Year Released: 2016
Society: American College of Cardiology
The ACC and AHA in 2013 co-published the Guideline on the Treatment of Blood Cholesterol to Reduce Atherosclerotic Cardiovascular Risk in Adults, along with a companion Guideline on the Assessment of Cardiovascular Risk in asymptomatic individuals.
Those guidelines used independent evidence review from various randomized clinical trials and demonstrated that the majority of data indicated statin drugs provided the most effective and safe form of low-density lipoprotein cholesterol (LDL-C) lowering for atherosclerotic CVD risk reduction.
The reviews helped identify four groups for whom the atherosclerotic CVD (ASCVD) risk reduction significantly outweighed the risk for adverse events:
- adults aged 21 years or older with clinical ASCVD;
- adults aged 21 years or older with LDL-C ≥190 mg/dL (not due to secondary modifiable causes);
- adults aged 40 to 75 years without ASCVD, but with diabetes and LDL-C 70 mg/dL to 189 mg/dL; and
- adults aged 40 to 75 years without ASCVD or diabetes, with LDL-C 70 mg/dL to 189 mg/dL, and an estimated 10-year risk for ASCVD of 7.5% or higher (according to Pooled Cohort Equations).
At the time, there were no data supporting the use of nonstatin agents for LDL reduction with the goal of lessening risk for CVD events, but that has changed in the years since, with the publication of trials such as IMPROVE-IT and HPS2-Thrive.
The 2013 cholesterol guideline states that nonstatin therapies may be considered in patients who respond poorly to statins or cannot tolerate optimal doses of them.
Addressing current gaps
The goal of the expert consensus decision pathway committee was to address current gaps in care for LDL-C lowering to reduce ASCVD risk. The committee relied on the evidence used in the 2013 ACC/AHA guideline to provide further recommendations for clinicians and patients concerning the use of nonstatin therapies. Specifically, they aimed to provide practical guidance for situations not covered by the 2013 guideline until subsequent guidelines can review recent scientific evidence, and cardiovascular outcomes trials of new agents for ASCVD risk reduction are completed.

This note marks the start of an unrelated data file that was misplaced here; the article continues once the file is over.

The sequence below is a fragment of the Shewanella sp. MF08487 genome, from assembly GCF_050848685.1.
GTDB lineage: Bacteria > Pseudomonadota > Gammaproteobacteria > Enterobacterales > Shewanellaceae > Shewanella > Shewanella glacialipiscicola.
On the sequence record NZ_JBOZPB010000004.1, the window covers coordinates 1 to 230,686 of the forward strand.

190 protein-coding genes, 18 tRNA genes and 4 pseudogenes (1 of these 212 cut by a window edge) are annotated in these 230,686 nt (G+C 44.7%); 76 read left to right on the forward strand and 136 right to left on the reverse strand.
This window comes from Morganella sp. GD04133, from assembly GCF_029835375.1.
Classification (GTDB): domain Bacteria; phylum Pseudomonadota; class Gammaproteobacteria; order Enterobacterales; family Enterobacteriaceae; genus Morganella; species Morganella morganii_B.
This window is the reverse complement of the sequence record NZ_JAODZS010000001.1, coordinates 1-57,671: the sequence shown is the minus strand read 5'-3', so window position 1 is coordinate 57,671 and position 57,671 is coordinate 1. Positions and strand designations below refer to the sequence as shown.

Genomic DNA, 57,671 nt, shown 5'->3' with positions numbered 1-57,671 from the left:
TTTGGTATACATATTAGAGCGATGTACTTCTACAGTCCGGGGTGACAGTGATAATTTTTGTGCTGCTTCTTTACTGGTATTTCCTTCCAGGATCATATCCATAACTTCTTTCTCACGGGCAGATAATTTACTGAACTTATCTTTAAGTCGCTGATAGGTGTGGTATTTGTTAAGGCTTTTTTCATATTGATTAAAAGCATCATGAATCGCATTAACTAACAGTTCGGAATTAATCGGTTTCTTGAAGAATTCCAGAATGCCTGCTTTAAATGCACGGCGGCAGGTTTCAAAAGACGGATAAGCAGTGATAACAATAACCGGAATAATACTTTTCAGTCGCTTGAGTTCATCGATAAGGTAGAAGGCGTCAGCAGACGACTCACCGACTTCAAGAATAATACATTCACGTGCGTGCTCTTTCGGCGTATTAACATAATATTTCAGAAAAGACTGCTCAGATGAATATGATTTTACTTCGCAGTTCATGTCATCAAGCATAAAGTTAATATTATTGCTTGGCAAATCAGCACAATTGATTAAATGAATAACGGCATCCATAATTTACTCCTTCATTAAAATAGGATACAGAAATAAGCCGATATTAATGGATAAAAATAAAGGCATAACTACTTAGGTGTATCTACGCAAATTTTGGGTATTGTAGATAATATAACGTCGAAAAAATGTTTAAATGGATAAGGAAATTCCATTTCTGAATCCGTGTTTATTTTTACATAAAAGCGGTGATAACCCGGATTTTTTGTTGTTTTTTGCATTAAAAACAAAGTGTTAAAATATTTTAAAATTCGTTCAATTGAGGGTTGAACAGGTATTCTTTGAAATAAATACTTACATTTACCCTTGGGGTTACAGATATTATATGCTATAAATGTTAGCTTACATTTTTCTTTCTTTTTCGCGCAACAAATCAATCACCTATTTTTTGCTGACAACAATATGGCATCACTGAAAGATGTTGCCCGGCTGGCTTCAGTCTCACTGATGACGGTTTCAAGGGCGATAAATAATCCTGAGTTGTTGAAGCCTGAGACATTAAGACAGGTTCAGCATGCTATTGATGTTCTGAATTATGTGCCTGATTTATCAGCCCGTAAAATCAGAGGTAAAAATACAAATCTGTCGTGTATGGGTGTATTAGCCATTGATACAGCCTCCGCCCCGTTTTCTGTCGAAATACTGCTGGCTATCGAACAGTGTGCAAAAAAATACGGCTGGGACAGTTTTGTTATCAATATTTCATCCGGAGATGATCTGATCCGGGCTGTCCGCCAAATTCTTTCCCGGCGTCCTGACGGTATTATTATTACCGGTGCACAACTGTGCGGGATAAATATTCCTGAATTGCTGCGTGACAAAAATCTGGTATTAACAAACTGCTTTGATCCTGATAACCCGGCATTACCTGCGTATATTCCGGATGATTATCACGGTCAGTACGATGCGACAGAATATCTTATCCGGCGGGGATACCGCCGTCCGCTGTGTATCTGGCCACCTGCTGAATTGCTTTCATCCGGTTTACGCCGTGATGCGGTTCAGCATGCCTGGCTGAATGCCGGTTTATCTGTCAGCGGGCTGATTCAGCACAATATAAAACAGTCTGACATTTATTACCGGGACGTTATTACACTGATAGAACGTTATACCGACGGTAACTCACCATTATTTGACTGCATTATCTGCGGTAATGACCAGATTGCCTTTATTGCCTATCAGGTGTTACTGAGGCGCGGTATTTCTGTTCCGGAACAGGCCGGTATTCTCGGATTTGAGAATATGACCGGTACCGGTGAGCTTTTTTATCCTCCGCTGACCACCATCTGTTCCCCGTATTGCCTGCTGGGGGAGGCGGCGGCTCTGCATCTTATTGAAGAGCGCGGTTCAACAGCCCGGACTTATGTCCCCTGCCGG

The 2016 guideline recommends patients and clinicians discuss the benefits, harms and preferences related to nonstatin therapy, and that lifestyle changes, adherence to therapy and response to therapy should be monitored.
Options to consider outside of statin therapies may include a referral to a lipid specialist and registered nutritionist, ezetimibe (Zetia, Merck), bile acid sequestrants and PCSK9 inhibitors such as alirocumab (Praluent, Sanofi/Regeneron) and evolocumab (Repatha, Amgen).
PCSK9 inhibitors are reserved for consideration only in high-risk patients with clinical atherosclerotic CVD or those with familial hypercholesterolemia who have not had adequate LDL reduction on maximally tolerated statin therapy, according to the guidelines.
In the absence of long-term safety and efficacy data, use of PSCK9 inhibitors is not recommended for low-risk patients. Mipomersen (Kynamro, Isis Pharmaceutical/Genzyme), lomitapide (Juxtapid, Aegerion) and LDL apheresis may be considered by lipid specialists for patients with familial hypercholesterolemia.
Lloyd-Jones DM, et al. J Am Coll Cardiol. 2016;doi:10.1016/j.jacc.2016.03.519
Cardiology Today coverage: https://www.healio.com/cardiology/chd-prevention/news/online/%7b71af6410-948e-4ef2-8b5e-b29f06bd5ede%7d/acc-publishes-consensus-document-on-nonstatin-therapies-for-ldl-reduction
Cardiology Today coverage: https://www.healio.com/cardiology/chd-prevention/news/online/%7B1bf5820f-73c0-4e8a-85e2-3cb74f4e430f%7D/improve-it-ezetimibe-added-to-statin-therapy-improved-cv-outcomes
Cardiology Today coverage: https://www.healio.com/cardiology/chd-prevention/news/online/%7bfed3921e-5387-4b75-abff-eb6ddda7be30%7d/hps2-thrive-analysis-adding-niacin-with-laropiprant-to-statin-reduced-survival-increased-costs